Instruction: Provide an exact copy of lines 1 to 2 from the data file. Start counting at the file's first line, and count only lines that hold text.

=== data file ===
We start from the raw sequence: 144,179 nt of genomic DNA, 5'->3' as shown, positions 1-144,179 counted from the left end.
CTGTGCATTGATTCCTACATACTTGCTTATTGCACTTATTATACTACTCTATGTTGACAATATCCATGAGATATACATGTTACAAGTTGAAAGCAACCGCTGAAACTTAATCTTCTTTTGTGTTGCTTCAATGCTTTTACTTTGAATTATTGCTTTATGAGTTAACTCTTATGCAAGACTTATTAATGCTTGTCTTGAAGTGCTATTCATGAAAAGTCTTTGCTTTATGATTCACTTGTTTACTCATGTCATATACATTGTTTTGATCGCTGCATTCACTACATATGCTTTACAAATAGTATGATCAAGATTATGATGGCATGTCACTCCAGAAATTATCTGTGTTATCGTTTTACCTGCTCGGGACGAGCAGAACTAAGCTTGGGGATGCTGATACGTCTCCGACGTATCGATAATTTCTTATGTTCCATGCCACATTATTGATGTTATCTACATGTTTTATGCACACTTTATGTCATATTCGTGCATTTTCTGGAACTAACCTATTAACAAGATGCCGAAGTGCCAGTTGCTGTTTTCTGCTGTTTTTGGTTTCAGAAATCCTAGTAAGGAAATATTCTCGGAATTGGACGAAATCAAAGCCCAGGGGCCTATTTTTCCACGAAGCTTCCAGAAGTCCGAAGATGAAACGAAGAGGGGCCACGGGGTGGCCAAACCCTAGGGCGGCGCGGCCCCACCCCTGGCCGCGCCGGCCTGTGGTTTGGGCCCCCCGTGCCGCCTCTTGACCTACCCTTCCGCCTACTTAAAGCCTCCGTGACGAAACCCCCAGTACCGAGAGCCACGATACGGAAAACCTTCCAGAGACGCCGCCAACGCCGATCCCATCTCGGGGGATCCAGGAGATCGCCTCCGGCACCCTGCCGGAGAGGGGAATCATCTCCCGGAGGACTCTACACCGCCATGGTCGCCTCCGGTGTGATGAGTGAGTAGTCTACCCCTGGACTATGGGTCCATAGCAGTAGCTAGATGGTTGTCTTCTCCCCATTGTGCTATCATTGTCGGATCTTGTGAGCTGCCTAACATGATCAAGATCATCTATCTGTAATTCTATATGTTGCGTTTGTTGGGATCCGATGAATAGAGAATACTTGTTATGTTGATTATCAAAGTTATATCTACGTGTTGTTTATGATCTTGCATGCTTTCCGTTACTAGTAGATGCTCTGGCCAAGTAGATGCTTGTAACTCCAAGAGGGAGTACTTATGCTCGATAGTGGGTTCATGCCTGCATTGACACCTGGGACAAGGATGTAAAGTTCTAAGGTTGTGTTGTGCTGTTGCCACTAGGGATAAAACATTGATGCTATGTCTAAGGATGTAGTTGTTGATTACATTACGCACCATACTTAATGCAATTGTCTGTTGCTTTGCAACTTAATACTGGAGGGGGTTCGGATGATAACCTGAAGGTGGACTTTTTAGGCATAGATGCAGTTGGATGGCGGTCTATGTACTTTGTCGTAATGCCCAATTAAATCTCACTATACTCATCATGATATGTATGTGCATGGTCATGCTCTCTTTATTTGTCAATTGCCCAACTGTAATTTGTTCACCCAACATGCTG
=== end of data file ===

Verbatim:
We start from the raw sequence: 144,179 nt of genomic DNA, 5'->3' as shown, positions 1-144,179 counted from the left end.
CTGTGCATTGATTCCTACATACTTGCTTATTGCACTTATTATACTACTCTATGTTGACAATATCCATGAGATATACATGTTACAAGTTGAAAGCAACCGCTGAAACTTAATCTTCTTTTGTGTTGCTTCAATGCTTTTACTTTGAATTATTGCTTTATGAGTTAACTCTTATGCAAGACTTATTAATGCTTGTCTTGAAGTGCTATTCATGAAAAGTCTTTGCTTTATGATTCACTTGTTTACTCATGTCATATACATTGTTTTGATCGCTGCATTCACTACATATGCTTTACAAATAGTATGATCAAGATTATGATGGCATGTCACTCCAGAAATTATCTGTGTTATCGTTTTACCTGCTCGGGACGAGCAGAACTAAGCTTGGGGATGCTGATACGTCTCCGACGTATCGATAATTTCTTATGTTCCATGCCACATTATTGATGTTATCTACATGTTTTATGCACACTTTATGTCATATTCGTGCATTTTCTGGAACTAACCTATTAACAAGATGCCGAAGTGCCAGTTGCTGTTTTCTGCTGTTTTTGGTTTCAGAAATCCTAGTAAGGAAATATTCTCGGAATTGGACGAAATCAAAGCCCAGGGGCCTATTTTTCCACGAAGCTTCCAGAAGTCCGAAGATGAAACGAAGAGGGGCCACGGGGTGGCCAAACCCTAGGGCGGCGCGGCCCCACCCCTGGCCGCGCCGGCCTGTGGTTTGGGCCCCCCGTGCCGCCTCTTGACCTACCCTTCCGCCTACTTAAAGCCTCCGTGACGAAACCCCCAGTACCGAGAGCCACGATACGGAAAACCTTCCAGAGACGCCGCCAACGCCGATCCCATCTCGGGGGATCCAGGAGATCGCCTCCGGCACCCTGCCGGAGAGGGGAATCATCTCCCGGAGGACTCTACACCGCCATGGTCGCCTCCGGTGTGATGAGTGAGTAGTCTACCCCTGGACTATGGGTCCATAGCAGTAGCTAGATGGTTGTCTTCTCCCCATTGTGCTATCATTGTCGGATCTTGTGAGCTGCCTAACATGATCAAGATCATCTATCTGTAATTCTATATGTTGCGTTTGTTGGGATCCGATGAATAGAGAATACTTGTTATGTTGATTATCAAAGTTATATCTACGTGTTGTTTATGATCTTGCATGCTTTCCGTTACTAGTAGATGCTCTGGCCAAGTAGATGCTTGTAACTCCAAGAGGGAGTACTTATGCTCGATAGTGGGTTCATGCCTGCATTGACACCTGGGACAAGGATGTAAAGTTCTAAGGTTGTGTTGTGCTGTTGCCACTAGGGATAAAACATTGATGCTATGTCTAAGGATGTAGTTGTTGATTACATTACGCACCATACTTAATGCAATTGTCTGTTGCTTTGCAACTTAATACTGGAGGGGGTTCGGATGATAACCTGAAGGTGGACTTTTTAGGCATAGATGCAGTTGGATGGCGGTCTATGTACTTTGTCGTAATGCCCAATTAAATCTCACTATACTCATCATGATATGTATGTGCATGGTCATGCTCTCTTTATTTGTCAATTGCCCAACTGTAATTTGTTCACCCAACATGCTG